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Female graduates face pay discrimination



It’s better times for those entering the workforce. But despite the year’s increase in job prospects and starting salaries for newly-minted college graduates, the news is not so promising for graduating females.

According to a report issued by the National Association of Colleges and Employers, women fresh out of college are offered starting salaries that are, on average, 17 percent less than their male counterparts.

The study surveyed over 50,000 2010 college graduates nationwide, finding that females with new bachelor’s degrees received an average starting salary of $36,451, while their male peers were offered an average of $44,159.

It’s a largely inexplicable phenomenon, explained NACE researcher Ed Koc, except that men might be placing more emphasis on a higher starting salary than women.

“There’s nothing in the survey data I have that would suggest this should occur,” Koc said. “There is some argument that part of the problem is women do not value the starting salary at quite the same level (as men), and therefore don’t negotiate as effectively.”

It’s a common rationale. Executive coach Marcia Reynolds told Fortune.com the disparity was a matter of female self-promotion.

“Women don’t negotiate their pay when hired, as if they’re happy just to get the job,” Reynolds said.

University graduate Jocelyn Young majored in history, and currently works as an office assistant at a nonprofit. She reports making far less than most of her male friends, and she is not alone. @@http://www.facebook.com/jocelynjean@@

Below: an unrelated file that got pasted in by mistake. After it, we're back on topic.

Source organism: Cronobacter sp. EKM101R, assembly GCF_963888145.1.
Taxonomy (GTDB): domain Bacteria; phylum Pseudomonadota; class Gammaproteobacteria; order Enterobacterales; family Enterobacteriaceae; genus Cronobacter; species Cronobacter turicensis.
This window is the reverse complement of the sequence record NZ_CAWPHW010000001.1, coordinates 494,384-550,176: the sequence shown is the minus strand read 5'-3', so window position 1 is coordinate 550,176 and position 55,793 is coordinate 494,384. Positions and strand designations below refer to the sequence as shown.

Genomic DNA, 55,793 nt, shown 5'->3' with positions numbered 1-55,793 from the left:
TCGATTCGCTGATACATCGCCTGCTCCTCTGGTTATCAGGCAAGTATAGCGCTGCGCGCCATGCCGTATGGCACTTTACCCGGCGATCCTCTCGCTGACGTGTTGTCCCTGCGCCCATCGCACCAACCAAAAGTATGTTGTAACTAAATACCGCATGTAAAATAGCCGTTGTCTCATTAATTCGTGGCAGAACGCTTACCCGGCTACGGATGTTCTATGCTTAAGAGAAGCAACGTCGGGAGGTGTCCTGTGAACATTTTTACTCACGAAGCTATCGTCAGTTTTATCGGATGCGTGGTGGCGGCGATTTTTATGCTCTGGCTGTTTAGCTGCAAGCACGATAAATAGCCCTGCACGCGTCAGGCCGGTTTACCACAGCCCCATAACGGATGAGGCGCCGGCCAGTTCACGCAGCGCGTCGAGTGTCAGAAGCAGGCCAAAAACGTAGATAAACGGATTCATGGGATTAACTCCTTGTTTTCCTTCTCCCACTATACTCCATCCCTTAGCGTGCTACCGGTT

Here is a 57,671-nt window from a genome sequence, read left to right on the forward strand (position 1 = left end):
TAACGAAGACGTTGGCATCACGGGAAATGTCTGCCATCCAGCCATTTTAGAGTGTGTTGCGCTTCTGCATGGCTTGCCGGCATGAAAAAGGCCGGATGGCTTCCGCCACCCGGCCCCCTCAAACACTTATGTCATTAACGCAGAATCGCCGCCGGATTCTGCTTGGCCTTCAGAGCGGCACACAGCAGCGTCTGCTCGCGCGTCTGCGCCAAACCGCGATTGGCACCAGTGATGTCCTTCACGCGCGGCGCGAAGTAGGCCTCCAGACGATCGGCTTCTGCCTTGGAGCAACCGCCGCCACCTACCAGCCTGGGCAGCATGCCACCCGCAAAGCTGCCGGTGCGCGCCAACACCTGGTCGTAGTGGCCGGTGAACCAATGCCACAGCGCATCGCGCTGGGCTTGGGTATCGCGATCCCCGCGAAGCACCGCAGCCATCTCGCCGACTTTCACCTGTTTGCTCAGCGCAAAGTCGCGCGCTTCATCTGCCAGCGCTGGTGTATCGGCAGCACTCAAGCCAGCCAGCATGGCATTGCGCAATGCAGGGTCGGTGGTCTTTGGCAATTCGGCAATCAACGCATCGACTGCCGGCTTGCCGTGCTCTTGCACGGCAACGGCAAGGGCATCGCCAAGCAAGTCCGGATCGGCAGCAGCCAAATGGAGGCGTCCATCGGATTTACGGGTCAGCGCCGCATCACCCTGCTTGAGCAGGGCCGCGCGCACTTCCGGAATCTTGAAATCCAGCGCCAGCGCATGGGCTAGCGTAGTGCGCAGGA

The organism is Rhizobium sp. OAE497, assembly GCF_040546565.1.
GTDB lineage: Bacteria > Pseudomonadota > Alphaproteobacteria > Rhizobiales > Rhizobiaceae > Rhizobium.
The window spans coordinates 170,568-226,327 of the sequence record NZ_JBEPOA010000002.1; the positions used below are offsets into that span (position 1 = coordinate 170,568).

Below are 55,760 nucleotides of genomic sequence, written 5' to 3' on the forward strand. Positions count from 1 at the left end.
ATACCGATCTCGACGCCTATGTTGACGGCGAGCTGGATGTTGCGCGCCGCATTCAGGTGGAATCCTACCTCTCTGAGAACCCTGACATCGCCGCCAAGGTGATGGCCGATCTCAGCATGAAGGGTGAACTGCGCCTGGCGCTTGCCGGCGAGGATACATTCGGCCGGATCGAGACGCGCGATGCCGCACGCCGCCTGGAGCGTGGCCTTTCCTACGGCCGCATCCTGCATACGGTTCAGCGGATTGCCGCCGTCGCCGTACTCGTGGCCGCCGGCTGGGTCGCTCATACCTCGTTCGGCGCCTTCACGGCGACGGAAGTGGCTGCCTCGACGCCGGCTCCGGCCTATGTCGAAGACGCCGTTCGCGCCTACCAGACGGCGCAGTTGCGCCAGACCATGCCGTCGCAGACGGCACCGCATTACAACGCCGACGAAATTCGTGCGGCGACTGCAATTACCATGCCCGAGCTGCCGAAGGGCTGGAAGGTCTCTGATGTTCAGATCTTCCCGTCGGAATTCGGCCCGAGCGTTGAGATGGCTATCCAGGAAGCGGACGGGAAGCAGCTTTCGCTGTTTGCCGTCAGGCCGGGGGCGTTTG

“One of my male friends has a degree in philosophy and makes around $30,000 a year, whereas most of my female friends with degrees in business, architecture, etc., work hourly,” Young said. “I think employers have more faith and trust in the quality of work that men do.”

Though some might think men are naturally geared towards higher-paying majors, the discrepancy cannot be explained by graduates’ chosen fields. Although salary offers are predominantly determined by academic major, even when salary was adjusted for this, men still came out ahead.

One exception: engineering, where women — who comprise just 18 percent of graduates — are more sought out in the field.

“But, in virtually every other field, there were significant discrepancies,” Koc said. “It’s a prima facie case for discrimination towards women on the part of employers.”

Like engineering, the field of computer science sees significantly less participation
from women. Yet, in 2010, women’s starting pay averages $4,000 less than men.

The same holds true for fields largely dominated by women. In education, for instance, where women compose 80 percent of the workforce, females earn an annual income that is, on average, approximately $10,000 less than males’ salaries.

For Koc, the most realistic explanation for this discrepancy is supply and demand.

“The majority of graduates these days are women, so there’s more of them out there in the workforce,” Koc said. “Women might be getting lower salaries because they are now competing more for the same types of positions.”

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Deborah Bloom

Deborah Bloom